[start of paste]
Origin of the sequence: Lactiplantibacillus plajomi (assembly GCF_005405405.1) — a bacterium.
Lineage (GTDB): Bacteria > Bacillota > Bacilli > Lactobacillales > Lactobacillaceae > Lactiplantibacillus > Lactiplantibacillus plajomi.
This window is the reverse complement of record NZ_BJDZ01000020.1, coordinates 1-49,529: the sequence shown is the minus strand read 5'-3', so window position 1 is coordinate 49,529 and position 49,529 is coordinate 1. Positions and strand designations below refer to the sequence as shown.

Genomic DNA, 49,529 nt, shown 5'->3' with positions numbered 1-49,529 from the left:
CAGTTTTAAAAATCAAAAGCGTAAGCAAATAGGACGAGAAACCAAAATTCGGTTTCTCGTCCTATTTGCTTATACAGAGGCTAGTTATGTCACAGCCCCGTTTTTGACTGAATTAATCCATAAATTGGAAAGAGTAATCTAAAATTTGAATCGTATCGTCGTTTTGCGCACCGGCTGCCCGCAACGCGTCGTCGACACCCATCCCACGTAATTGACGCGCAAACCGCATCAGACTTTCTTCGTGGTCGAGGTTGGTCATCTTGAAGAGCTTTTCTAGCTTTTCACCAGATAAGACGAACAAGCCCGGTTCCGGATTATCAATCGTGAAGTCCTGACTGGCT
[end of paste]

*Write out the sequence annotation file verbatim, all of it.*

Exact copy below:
Origin of the sequence: Lactiplantibacillus plajomi (assembly GCF_005405405.1) — a bacterium.
Lineage (GTDB): Bacteria > Bacillota > Bacilli > Lactobacillales > Lactobacillaceae > Lactiplantibacillus > Lactiplantibacillus plajomi.
This window is the reverse complement of record NZ_BJDZ01000020.1, coordinates 1-49,529: the sequence shown is the minus strand read 5'-3', so window position 1 is coordinate 49,529 and position 49,529 is coordinate 1. Positions and strand designations below refer to the sequence as shown.

Genomic DNA, 49,529 nt, shown 5'->3' with positions numbered 1-49,529 from the left:
CAGTTTTAAAAATCAAAAGCGTAAGCAAATAGGACGAGAAACCAAAATTCGGTTTCTCGTCCTATTTGCTTATACAGAGGCTAGTTATGTCACAGCCCCGTTTTTGACTGAATTAATCCATAAATTGGAAAGAGTAATCTAAAATTTGAATCGTATCGTCGTTTTGCGCACCGGCTGCCCGCAACGCGTCGTCGACACCCATCCCACGTAATTGACGCGCAAACCGCATCAGACTTTCTTCGTGGTCGAGGTTGGTCATCTTGAAGAGCTTTTCTAGCTTTTCACCAGATAAGACGAACAAGCCCGGTTCCGGATTATCAATCGTGAAGTCCTGACTGGCT